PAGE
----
I feel ashamed at the thought that thousands of years from now our descendants may discover what I refer to as Artifacts of Unbridled Consumerism. To our progeny, these items would be seen as small components collectively representing the grand folly of our era.
At some point in the ’90s, I remember my grandmother excitedly calling my house to share that she had won a luxury car via a contest she had participated in. For weeks, we all operated under the assumption that more details about her new car were in the mail. Ultimately, what arrived at her house was not delivery details about her new car, but a television remote control holder (or “Caddy”, hence the confusion) to drape over the arm of a chair or sofa. She actually ended up using it, but I know deep down she really wished it were a Cadillac. Her pride probably never recovered.
We all regularly see what I call “trash products” out in the wild. I love absurdist comedy, and Tim and Eric, trailblazers of the art form, have highlighted how silly this flavor of commercialism is via their Cinco line of parody videos:
In the real world, these are typically the products you’d find in the aisles of a Bed, Bath, and Beyond or Family Dollar, often associated with carnival barkers hawking their wares as the solution to all that ails you (e.g. Snuggie, Slap Chop, Veggetti).
There’s even a subreddit (r/wheredidthesodago) that acts as a user-curated archive of all of the commercials for these products.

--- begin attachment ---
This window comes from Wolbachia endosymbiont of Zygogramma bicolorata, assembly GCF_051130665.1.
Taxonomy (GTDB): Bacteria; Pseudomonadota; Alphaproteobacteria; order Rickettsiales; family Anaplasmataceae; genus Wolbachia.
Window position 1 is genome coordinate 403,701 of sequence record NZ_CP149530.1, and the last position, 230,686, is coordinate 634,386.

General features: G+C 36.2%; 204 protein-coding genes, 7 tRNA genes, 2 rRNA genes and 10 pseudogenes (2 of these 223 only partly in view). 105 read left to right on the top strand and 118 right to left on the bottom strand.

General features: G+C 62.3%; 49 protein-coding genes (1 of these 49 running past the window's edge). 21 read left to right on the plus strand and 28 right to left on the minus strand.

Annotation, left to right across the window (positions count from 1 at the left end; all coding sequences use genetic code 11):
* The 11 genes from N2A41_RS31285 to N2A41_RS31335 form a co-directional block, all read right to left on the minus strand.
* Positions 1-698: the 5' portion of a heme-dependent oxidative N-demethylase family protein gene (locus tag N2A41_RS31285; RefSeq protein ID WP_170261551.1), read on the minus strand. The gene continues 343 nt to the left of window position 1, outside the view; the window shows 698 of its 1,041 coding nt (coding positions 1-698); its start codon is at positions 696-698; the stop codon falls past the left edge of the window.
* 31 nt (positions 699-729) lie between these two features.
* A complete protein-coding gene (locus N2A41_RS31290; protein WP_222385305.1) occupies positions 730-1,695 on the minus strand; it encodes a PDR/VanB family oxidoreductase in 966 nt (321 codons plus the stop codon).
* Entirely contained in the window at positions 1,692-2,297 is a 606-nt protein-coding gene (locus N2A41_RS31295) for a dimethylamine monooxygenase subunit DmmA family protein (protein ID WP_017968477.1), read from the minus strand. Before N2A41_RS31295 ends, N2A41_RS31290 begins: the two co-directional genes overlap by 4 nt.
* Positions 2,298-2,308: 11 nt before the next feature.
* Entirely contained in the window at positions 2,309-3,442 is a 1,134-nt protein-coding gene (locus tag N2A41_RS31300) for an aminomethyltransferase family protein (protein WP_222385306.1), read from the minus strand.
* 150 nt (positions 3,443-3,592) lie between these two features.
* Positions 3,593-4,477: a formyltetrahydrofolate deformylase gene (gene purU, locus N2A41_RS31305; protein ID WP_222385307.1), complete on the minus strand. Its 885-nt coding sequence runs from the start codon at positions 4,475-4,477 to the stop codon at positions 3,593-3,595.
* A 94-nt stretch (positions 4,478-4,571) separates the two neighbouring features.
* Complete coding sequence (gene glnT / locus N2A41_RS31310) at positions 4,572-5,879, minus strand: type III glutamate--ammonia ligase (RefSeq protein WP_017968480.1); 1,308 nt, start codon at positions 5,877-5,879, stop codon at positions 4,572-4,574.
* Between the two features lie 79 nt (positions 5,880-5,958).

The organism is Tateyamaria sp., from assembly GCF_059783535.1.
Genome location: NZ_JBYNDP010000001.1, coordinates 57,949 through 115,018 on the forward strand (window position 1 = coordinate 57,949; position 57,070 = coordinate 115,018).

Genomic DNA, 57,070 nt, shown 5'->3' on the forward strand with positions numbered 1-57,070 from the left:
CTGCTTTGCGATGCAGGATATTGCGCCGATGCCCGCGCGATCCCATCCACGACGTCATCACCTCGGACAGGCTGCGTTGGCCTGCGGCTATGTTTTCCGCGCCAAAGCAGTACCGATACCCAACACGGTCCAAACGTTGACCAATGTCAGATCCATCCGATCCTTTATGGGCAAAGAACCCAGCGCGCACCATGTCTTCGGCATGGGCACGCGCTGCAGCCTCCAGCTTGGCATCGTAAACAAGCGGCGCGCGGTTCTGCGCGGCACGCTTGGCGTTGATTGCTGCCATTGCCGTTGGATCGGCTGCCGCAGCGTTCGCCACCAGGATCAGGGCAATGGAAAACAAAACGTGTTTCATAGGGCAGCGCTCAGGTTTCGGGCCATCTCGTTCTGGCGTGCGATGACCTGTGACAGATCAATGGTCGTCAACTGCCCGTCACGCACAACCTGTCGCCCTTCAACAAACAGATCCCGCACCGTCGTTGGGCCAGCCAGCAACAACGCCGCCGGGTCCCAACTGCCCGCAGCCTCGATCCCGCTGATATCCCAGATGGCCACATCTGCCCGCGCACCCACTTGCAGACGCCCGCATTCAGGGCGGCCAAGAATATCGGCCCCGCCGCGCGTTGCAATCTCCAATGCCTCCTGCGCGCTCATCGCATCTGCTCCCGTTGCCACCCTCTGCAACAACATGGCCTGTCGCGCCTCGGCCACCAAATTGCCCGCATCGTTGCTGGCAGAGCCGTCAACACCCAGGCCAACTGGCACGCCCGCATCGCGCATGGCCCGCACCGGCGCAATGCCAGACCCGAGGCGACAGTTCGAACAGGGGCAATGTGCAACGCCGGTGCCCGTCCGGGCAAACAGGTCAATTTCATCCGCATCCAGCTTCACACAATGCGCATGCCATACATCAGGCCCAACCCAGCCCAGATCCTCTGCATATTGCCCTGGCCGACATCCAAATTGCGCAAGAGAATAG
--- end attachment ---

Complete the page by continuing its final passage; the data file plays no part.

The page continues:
Though these products confer a promise to help bring more organization, ease, or comfort to our lives, they usually fail to deliver. These products end up unwelcome gifts, cluttering our homes and closet corners, and finally, filling our landfills. If we are going to be more conscientious about the impact our spending has on our planet, I think the first thing we can do as a species is mutually agree that buying hyped-up junk on a whim is not just foolish, but caustic to our natural world.
By their very nature, these products generally suffer from a lack of quality, so every time I see products like these, I wonder who is buying them in quantities that make developing and selling them a viable business model. I can say with certainty that I have never thought it a good use of my money.
Mind you, these are the “greater demon” Artifacts of Unbridled Consumerism. No better are the “lesser demons” found lining the walls of dollar stores. Children’s birthday party favors that break on the car ride home and then complete their long lifecycle by leaching mystery chemicals into our soil in such a way that is difficult to quantify, but undoubtedly impactful at scale.
The next time you see a product like this, think about what problem you are trying to solve, and then ask yourself if this is a problem you knew you had prior to being made the target of the marketing you were subject to.
Most of what we think we need, we do not, nor do future generations who will be forced into a janitorial role they never asked for, cleaning up after our ignorance.